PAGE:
When Words Collide

That's the same argument opponents of the lab have been making for years, with mixed results. After helping to force the shutdown of the Shoreham nuclear power plant in 1989, environmentalists turned their attention to the other nuclear facility in the neighborhood— Brookhaven. The rabble-rousers of SHAD, who once could draw 20,000 people to an event targeting Shoreham, may be approaching their half-life now. Only about 100 members still show up for regular demonstrations, and the formerly monthly protests now happen only on major occasions like the anniversary of the Chernobyl disaster.

SHAD spokesman Roger Snyder said his group has some objections to the ion collider. First, the activists would have liked prior notice that the machine could conceivably blow up the world. Second, they want the lab to stop launching new experiments until pricey cleanups from old ones are finished. "Our philosophy is let's clean up everything first and then you can build new toys," Snyder said.

Brookhaven so far has shown little intention of following the anti-nuke troops' plan for the future. Rowe brushes off SHAD demonstrations, saying that people annually receive 10 times as much radiation from natural sources as they could possibly get from RHIC. If the gold ion beam somehow passed right by you, the dose of radiation would be equal to the amount found in four chest X-rays. "You might as well protest a hospital," she said.

But even as SHAD has lost strength and numbers, it has spawned a constellation of smaller citizen groups, all dedicated to bringing Brookhaven and its atom-smashing scientists to heel.

Despite a spate of high-profile government crackdowns on the facility, neighbors insist that Brookhaven managers still seem to wantonly exercise free rein. They say they can't get answers to even basic questions, such as whether Brookhaven has begun refurbishing its High Flux Beam Reactor, which was closed in 1996 after radioactive tritium was discovered leaking from the site. "The lab is operated almost as a foreign power," said Pete Maniscalco, who lives in Manorville and belongs to the Community Alliance for Lab Accountability. "They don't have to respect any law of any kind."

How You Can Learn to Stop Worrying and Love the Big Bang

Rowe ducked into the office of Dr. Peter Paul, Brookhaven's deputy director for science and technology. He wasn't expecting a visit but nonetheless stood up from his desk and answered questions about why RHIC couldn't blow up the world with a miniature Big Bang.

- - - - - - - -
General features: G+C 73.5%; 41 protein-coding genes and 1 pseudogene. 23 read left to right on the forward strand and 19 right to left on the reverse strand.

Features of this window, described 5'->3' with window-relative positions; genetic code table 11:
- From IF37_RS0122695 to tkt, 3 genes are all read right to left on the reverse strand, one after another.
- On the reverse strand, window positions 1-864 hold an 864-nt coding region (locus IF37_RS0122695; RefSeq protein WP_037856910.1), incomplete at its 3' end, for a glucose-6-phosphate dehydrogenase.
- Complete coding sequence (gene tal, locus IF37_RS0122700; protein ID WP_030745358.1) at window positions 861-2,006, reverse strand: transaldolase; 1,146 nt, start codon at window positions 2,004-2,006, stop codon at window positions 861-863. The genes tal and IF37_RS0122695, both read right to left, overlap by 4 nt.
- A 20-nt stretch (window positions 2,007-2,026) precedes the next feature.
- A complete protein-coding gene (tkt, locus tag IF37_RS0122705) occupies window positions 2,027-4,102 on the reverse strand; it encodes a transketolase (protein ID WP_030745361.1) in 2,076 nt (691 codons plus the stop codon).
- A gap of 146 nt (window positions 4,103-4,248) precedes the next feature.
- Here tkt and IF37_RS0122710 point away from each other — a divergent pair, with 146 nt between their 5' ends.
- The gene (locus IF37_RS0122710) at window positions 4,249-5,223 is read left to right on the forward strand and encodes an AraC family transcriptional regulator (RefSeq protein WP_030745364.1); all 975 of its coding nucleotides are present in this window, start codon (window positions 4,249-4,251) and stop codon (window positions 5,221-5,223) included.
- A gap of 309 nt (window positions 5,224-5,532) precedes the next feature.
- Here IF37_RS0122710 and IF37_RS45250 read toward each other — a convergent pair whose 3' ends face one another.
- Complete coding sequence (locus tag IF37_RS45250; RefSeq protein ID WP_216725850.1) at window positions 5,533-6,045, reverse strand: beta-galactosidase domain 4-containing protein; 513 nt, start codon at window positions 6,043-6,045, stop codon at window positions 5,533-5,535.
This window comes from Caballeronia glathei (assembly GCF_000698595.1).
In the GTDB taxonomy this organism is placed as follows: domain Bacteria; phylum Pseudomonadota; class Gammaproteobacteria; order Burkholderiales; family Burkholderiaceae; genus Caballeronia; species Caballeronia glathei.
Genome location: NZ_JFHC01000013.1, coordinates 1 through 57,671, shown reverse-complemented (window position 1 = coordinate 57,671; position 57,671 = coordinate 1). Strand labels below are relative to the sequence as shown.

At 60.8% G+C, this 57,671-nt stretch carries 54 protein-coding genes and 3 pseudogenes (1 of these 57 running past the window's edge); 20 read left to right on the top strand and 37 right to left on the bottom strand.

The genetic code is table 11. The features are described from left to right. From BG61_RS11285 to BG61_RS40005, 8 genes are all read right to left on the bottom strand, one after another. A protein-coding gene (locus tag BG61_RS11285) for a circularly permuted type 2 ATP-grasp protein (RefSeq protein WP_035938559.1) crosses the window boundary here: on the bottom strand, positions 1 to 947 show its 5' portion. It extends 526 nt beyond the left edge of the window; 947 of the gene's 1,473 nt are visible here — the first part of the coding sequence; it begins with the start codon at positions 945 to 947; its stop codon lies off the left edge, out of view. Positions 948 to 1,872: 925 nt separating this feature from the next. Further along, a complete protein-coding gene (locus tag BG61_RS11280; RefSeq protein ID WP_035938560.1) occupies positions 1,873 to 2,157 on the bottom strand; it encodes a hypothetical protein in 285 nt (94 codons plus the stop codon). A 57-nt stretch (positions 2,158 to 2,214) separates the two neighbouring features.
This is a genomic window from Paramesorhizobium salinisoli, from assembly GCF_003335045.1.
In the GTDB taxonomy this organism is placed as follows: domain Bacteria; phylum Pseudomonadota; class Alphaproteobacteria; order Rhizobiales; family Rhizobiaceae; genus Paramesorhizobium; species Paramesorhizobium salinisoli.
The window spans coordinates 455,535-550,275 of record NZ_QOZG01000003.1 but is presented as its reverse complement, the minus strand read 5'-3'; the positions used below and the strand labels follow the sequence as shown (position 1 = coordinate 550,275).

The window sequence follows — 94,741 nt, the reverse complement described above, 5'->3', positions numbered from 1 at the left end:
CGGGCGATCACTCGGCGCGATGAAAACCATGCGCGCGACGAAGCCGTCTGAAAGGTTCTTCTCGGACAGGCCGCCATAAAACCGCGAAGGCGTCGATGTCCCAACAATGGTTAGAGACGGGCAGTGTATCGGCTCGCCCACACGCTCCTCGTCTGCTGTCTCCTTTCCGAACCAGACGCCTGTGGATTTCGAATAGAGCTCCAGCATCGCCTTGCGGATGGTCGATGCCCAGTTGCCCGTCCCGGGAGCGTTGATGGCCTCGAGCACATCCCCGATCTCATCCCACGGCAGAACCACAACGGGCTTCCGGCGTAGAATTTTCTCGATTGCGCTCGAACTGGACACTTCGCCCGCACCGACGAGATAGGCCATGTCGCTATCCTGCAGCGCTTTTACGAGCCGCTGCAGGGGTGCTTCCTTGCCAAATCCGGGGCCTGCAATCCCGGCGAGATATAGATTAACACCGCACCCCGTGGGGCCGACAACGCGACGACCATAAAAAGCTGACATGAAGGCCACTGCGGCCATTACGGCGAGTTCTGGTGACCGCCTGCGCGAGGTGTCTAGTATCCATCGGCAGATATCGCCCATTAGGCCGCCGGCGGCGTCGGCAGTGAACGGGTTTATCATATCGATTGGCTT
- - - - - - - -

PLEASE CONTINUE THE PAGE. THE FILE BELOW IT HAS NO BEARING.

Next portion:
A graying, pale-skinned fellow, Paul spoke softly, doling out packets of words few regular people could understand and patiently translating as he went along. He blinked behind wire-rimmed glasses and gamely grinned. RHIC can't make black holes, he began, because black holes by definition require large gravity fields containing enormous amounts of compressed matter.


"We don't have enough dense enough stuff," he said.

"And what about strangelets?" Rowe said. "How do we explain away that?"

Strangelets are theoretical particles at best, Paul said. If colliding atoms could create them, strangelets would have been formed in the really Big Bang. Since life on Earth has so far survived the constant assault of cosmic radiation, it will certainly survive the relatively small amount of radiation created inside RHIC. Even if Brookhaven managed to spark strangelets, the subatomic debris would have to set forth with vengeance. "In order to annihilate the world," he said, "those few strange particles would somehow have to slurp up the rest of the world. We are still trying to produce a few strange particles."

To his credit, Paul wasn't just toeing the party line about RHIC. People who aren't associated with Brookhaven agree that the machine isn't a danger to the Earth.

Take, for example, the response of Dr. Michio Kaku, a professor of theoretical physics at the Graduate Center of the City University of New York. According to his Web page, Kaku's goal in life is to "help complete Einstein's dream of a 'theory of everything,' a single equation, perhaps no more than one inch long, which will unify all the fundamental forces in the universe." When he's not working on that problem, Kaku finds time to host a weekly radio show on WBAI-99.5FM and write books with titles like Hyperspace: A Scientific Odyssey Through Parallel Universes, Time Warps, and the 10th Dimension.

Kaku, in short, knows from atoms. He thinks the Sunday Times botched its reporting on RHIC. "I've talked to other theoretical physicists, and they all seem to agree that the story was hyped by the media..." he said by e-mail. "The bottom line is that events more energetic than those created by RHIC are found naturally in space, and we see no catastrophic events happening there. So, I would say that the journalist jumped the gun!"

There, now. We can all stop fussing about the end of the world and go back to worrying about brushing our teeth with radioactive tritium.

A Big Ol' Lab That's Not Man's Best Friend

As far as Randy Snell is concerned, Brookhaven blew up his world long before RHIC began hurling ions around.

In 1991, Snell, a banker, moved to Manorville with his wife and daughters in search of a slice of country life. Four years later, his 3-year-old girl was diagnosed with a rare form of cancer that appears in an average of 4.3 kids out of every million. Since then, he has counted nearly 20 other cases of the same disease, all clustered in the vicinity of Brookhaven.

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